The links are very educational, and the idea that China who executes more citizenry than any country in the world- even more than Aarrnnoollddd.
Date: 1/3/2006 7:24:37 PM ( 15 y ) ... viewed 1299 times
Executing in China (So to Speak)
Over the holiday week, I received this press release, complete with disturbing photos, alleging the beatings and rape of two Falun Gong adherents by Chinese police last month.
Grassroots organizers are getting smarter and more aggressive about sending this sort of thing to the business press. (The first such release I remember blogging about came from the Rainforest Action Network.)
I expect I'll see more. We reported in November on "China's Growing Appetite," and I'm writing an article right now about the protectionist sentiment stirred up in the United States (particularly in Congress) by China's failed bid for Unocal. As departments editor Joe McCafferty noted last August in "The Price of a Cheap Suit," allegations of poor working conditions in China are already a headache for U.S. companies. Add an increasingly savvy grassroots campaign to draw attention to human-rights issues, and U.S. companies doing business in China are likely to see those headaches continue.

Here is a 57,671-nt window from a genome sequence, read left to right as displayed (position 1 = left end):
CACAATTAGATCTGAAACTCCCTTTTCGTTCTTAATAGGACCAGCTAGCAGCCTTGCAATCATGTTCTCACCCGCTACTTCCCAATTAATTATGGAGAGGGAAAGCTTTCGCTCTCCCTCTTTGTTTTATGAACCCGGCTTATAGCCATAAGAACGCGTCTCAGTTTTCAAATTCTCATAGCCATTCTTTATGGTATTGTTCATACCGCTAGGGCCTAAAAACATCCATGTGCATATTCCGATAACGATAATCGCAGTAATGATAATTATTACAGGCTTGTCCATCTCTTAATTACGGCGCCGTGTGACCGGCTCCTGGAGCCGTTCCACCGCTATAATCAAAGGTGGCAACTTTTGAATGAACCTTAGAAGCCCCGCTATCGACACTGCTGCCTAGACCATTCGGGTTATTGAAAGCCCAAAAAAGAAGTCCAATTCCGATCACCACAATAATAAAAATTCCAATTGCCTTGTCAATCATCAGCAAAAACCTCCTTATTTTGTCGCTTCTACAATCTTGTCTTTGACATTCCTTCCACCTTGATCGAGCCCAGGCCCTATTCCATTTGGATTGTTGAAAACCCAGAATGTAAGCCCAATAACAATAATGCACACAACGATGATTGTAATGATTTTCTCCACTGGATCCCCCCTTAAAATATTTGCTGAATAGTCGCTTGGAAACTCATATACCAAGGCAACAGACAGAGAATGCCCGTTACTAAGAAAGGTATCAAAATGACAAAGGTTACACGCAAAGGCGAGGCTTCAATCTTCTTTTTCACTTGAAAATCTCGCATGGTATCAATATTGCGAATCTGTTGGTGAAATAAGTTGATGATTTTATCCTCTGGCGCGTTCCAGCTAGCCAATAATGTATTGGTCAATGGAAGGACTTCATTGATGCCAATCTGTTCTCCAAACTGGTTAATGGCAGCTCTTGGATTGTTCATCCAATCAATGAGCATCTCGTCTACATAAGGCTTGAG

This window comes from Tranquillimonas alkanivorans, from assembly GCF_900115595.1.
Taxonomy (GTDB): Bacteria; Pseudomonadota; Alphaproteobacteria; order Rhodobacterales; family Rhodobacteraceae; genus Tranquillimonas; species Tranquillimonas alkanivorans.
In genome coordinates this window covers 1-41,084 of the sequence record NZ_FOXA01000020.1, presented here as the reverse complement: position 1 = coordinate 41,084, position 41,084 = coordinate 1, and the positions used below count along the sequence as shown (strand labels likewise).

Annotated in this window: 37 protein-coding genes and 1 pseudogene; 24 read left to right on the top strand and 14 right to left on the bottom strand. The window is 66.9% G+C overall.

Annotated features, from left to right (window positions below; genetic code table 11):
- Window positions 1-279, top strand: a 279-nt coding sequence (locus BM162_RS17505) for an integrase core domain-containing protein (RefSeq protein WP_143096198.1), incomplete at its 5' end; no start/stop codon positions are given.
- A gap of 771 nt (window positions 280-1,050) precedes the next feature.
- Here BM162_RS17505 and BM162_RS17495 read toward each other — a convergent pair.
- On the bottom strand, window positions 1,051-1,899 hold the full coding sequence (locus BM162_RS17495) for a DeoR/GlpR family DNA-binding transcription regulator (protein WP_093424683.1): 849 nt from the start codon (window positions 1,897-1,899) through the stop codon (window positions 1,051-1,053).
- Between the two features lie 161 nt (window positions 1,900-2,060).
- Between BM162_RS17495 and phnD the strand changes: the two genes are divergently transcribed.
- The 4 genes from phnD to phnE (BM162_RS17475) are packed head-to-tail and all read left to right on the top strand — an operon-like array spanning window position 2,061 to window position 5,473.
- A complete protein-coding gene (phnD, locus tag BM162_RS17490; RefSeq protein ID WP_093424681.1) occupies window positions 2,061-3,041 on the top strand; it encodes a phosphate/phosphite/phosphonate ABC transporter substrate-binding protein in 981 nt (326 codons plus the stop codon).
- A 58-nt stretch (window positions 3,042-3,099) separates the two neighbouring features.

Or will they?
Last year, when China executed four bankers for fraud, the reaction in the general business community tended toward jokes about Andy Fastow's good fortune, or comments like, "You think Sarbanes-Oxley is bad?" Steven Cutler, then SEC enforcement director, even quipped in a speech that "My friend Eliot Spitzer was heard to criticize the approach as too soft."
Good for a laugh, I guess, until one considers that conviction for a capital crime in China often means being shot in the back of the head upon leaving the courtroom, according to Amnesty International. As we reported in our banking issue, foreign investors are increasingly buying up pieces of Chinese banks. How enthusiastic would you be about an overseas stint as CFO at one of these firms?
Posted by Tim Reason | January 03, 2006 06:01pm | Post a Comment
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